A Look at the Threats to Air-Gapped Systems

Air-Gapping is a security measure in which organizations such as the military or utility providers physically disconnect portions of their IT infrastructure from their networks to protect their most critical systems from internet-based attacks . The idea behind air gapping is simple: a physically disconnected device can neither be infected by malware that is propagated via the internet nor can it be affected by command-and-control (C&C) traffic. In theory, air-gapped computers are much more secure than connected systems.  

Air-gapped systems typically fall into two categories:

  • Critical systems that are disconnected from the rest of the network for security purposes
  • Systems that are kept offline due to cost or connectivity issues.

While this entry applies to both situations, it will deal primarily with the first example, as these are the ones that require extra security given their critical nature.

How can attackers possibly infect air-gapped systems?

Figure 1: Example of how an air-gapped system can be infiltrated
Although it may seem that an air-gapped system is safe from external attacks, there can still be instances where even a disconnected computer can be targeted.  Physical access, such as from inserting a USB drive, is the simplest and most straightforward way to infect an air-gapped computer. However, most disconnected systems will also be largely secure, meaning it will take special circumstances—and most certainly an insider—to infect it.  However, an attacker does not have to be physically present to infect an air-gapped computer, as they can also first infect a system connected to the organization’s network, possibly through an accessible USB port. Once the targeted victim uses a USB drive on the infected system and then uses it to transfer data to the air-gapped system, the malware will then be able to move and infect it. A tool such as the recently revealed Brutal Kangaroo malware, which was apparently created by the CIA, could be used to attack air-gapped systems as well as create a covert network for data exchange. Attackers can even use simple worms that spread via removable drives to infect an air-gapped computer.

Compromising an air-gapped system could allow an attacker to steal data from the system via data exfiltration.  One example of how this can be accomplished is through the use the use of sound, which has been proven effective for transmitting data—the use of the system’s computer fans and radio frequency emissions from USB connectors are more extreme examples of this. A determined cybercriminal can also use unconventional attack methods to infiltrate air-gapped systems— researchers from Israel's Ben-Gurion University of the Negev and Shamoon College of Engineering demonstrated how this can be done. They created a malware that could “bridge” air-gapped systems via the infrared capabilities of compromised surveillance cameras.

While these kinds of attacks are certainly possible, attacks on air-gapped systems will more likely involve a tactic that has proven to be effective in nearly all kinds of malware attacks: social engineering. By tricking an individual with access to the air-gapped network into inserting a physical drive, an attacker can bypass all the complicated steps needed to pull off an attack successfully.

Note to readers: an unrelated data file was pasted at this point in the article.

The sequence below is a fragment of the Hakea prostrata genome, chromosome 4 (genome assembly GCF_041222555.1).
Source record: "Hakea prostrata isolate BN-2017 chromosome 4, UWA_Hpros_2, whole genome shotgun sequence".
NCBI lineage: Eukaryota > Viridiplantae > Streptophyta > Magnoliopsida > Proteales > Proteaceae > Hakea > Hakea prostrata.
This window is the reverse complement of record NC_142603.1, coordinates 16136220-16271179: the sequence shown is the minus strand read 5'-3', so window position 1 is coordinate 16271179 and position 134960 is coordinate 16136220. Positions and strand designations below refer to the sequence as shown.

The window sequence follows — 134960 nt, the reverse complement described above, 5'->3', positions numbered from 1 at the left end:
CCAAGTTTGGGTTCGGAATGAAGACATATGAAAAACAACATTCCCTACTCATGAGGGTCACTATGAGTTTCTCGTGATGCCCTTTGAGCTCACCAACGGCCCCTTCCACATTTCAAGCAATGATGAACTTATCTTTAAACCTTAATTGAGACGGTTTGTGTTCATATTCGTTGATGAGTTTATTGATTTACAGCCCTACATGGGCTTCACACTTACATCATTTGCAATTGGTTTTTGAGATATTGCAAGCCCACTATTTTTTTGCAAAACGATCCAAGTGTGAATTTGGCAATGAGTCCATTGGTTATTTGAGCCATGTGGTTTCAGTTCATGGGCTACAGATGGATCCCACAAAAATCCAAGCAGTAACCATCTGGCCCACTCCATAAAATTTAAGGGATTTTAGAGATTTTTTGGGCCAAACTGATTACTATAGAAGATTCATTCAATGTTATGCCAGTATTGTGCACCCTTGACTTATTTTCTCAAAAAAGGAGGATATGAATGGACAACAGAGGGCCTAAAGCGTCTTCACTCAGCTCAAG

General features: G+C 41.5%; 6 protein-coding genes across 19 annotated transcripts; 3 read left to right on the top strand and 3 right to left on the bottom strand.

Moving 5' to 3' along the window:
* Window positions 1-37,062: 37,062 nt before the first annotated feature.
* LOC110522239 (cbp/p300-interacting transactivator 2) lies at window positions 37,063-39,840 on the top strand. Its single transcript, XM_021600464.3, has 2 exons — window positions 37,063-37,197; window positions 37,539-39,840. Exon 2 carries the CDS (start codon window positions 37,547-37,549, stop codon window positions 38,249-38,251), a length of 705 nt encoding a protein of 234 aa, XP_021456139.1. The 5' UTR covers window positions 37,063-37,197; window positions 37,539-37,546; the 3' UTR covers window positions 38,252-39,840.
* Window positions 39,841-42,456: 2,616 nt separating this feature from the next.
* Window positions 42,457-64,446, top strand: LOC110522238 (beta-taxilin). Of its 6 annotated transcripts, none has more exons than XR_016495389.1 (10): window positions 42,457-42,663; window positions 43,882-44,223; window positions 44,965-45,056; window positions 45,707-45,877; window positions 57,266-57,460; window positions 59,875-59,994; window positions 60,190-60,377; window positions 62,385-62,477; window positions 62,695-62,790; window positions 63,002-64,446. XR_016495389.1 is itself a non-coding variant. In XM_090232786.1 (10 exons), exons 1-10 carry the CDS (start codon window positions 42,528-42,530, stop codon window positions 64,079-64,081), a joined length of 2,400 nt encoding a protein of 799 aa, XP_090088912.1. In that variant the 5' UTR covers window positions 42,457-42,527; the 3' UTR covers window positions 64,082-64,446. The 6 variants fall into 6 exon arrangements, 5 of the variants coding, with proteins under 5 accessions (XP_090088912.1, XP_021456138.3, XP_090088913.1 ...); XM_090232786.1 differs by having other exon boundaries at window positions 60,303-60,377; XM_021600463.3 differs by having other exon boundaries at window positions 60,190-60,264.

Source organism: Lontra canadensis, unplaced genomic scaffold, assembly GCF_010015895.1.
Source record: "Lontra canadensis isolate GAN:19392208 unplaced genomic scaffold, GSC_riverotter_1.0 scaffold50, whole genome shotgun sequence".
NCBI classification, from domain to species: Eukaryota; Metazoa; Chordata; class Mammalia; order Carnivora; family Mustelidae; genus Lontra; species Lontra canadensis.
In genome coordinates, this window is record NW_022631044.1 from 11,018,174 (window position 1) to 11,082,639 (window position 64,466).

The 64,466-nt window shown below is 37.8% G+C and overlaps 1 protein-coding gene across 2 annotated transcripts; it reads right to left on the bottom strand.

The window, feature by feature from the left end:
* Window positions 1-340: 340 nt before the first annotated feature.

How IT professionals can secure air-gapped systems

Protecting air-gapped systems involves a multilayered approach to security that starts from the physical setup of the system to the people that interact with it on a regular basis. Here are some strategies that organizations can implement to ensure that their air-gapped systems are secured:

  • The top priority for protecting air-gapped systems is to ensure that it is never connected to the internet. Exposure can open up a system to compromise, and given that these systems most likely hold critical information, this can be disastrous.
  • Organizations should also ensure that connected peripherals are limited to absolute necessities. USB and CD drives, as well as external hardware like printers,  should not be connected to the system, as these have the potential to be avenues of attacks for cybercriminals. USB ports, which are often the most plausible method of infection, can be blocked using simple devices such as USB port locks.
  • Given the sensitivity of the data contained within these air-gapped systems, organizations should ensure that this data is encrypted. While this does not prevent data breaches or attacks from occurring, it can prevent cybercriminals from putting the data to use in the event of a successful attack.
  • All employees and end users that have access to the air-gapped system should be educated on proper security strategies. Especially important is knowing the different social engineering strategies used in phishing and spear phishing attacks.

While air-gapped systems are certainly more secure by virtue of fewer attack avenues, it doesn’t necessarily mean that these systems are foolproof or that they are automatically safe simply by being disconnected from the network. Organizations that employ these kinds of systems should address all possible gaps in security to ensure that their air-gapped infrastructure is indeed secure.


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